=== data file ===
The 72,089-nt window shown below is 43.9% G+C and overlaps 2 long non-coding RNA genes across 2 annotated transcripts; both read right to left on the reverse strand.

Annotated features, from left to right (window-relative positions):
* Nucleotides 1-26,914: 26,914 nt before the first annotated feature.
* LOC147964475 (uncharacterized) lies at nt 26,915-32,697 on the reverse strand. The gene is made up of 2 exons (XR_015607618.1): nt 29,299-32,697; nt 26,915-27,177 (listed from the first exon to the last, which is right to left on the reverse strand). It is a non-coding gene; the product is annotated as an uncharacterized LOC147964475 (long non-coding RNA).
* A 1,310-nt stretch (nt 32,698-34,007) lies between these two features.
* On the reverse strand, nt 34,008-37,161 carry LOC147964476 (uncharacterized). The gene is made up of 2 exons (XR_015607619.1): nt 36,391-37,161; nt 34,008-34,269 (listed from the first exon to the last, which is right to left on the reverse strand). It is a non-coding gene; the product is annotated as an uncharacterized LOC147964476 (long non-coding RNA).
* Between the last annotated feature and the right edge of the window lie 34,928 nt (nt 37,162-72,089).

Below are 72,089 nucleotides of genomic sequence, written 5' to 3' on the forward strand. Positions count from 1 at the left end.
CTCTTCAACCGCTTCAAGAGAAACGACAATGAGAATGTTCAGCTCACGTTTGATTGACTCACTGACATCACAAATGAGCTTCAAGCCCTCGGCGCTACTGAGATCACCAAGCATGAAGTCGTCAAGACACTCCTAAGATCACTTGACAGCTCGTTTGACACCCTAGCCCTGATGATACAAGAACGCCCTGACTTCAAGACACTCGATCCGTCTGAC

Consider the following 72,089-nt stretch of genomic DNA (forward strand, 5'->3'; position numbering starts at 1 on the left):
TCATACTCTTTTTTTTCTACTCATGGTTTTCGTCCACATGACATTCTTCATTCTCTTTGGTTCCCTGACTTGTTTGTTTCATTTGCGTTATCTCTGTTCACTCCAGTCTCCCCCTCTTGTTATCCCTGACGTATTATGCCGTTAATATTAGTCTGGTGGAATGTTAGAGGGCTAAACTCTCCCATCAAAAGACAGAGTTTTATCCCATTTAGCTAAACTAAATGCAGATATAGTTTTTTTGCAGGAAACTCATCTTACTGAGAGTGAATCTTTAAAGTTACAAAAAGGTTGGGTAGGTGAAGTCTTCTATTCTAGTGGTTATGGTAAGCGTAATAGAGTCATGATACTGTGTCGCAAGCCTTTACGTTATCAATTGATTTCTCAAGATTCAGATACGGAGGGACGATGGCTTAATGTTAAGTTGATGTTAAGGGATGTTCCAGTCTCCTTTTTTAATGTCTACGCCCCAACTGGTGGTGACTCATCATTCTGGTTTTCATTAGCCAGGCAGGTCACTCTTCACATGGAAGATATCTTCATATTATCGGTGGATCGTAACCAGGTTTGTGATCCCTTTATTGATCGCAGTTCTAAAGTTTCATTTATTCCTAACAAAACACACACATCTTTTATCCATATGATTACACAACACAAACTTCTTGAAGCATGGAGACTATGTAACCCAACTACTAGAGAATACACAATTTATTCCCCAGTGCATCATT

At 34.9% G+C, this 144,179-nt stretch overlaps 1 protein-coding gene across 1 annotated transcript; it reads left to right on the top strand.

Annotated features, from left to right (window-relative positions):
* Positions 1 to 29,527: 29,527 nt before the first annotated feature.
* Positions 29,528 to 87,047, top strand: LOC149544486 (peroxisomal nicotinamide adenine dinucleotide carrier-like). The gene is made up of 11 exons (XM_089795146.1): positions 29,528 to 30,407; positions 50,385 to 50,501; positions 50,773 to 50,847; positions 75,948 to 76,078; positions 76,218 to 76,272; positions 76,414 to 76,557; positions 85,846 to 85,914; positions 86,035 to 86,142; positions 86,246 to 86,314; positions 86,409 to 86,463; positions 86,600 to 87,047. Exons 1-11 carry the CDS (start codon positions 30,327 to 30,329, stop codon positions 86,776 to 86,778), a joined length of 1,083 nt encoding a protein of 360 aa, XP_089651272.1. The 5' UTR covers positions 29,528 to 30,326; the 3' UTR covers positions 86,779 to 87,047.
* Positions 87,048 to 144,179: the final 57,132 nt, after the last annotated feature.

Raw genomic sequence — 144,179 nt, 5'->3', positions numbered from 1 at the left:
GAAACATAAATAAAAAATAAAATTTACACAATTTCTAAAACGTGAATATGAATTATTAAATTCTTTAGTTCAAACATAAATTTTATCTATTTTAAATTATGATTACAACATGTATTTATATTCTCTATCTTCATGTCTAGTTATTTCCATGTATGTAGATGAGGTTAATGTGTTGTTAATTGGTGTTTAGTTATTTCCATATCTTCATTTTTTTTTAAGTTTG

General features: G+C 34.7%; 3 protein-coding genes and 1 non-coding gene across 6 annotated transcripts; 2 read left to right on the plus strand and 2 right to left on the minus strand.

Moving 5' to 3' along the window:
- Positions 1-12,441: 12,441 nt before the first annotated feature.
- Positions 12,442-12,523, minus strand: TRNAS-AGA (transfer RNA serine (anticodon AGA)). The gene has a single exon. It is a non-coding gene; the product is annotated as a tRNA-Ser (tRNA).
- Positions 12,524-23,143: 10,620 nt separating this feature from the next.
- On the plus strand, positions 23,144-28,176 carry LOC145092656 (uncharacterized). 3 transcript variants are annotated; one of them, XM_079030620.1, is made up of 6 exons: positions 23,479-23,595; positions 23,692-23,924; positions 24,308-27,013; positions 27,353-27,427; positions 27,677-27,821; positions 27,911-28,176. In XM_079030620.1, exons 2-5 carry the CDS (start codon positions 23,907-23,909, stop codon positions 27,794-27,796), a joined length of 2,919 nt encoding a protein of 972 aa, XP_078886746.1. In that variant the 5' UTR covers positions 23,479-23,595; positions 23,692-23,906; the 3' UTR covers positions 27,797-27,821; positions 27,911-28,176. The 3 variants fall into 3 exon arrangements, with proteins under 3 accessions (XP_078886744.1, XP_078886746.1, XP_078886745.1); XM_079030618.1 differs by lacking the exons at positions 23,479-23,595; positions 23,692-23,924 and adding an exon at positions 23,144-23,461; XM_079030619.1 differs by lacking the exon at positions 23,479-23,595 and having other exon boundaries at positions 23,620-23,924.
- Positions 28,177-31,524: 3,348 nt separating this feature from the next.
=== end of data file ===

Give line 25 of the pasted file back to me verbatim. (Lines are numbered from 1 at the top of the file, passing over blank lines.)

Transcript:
- Positions 28,177-31,524: 3,348 nt separating this feature from the next.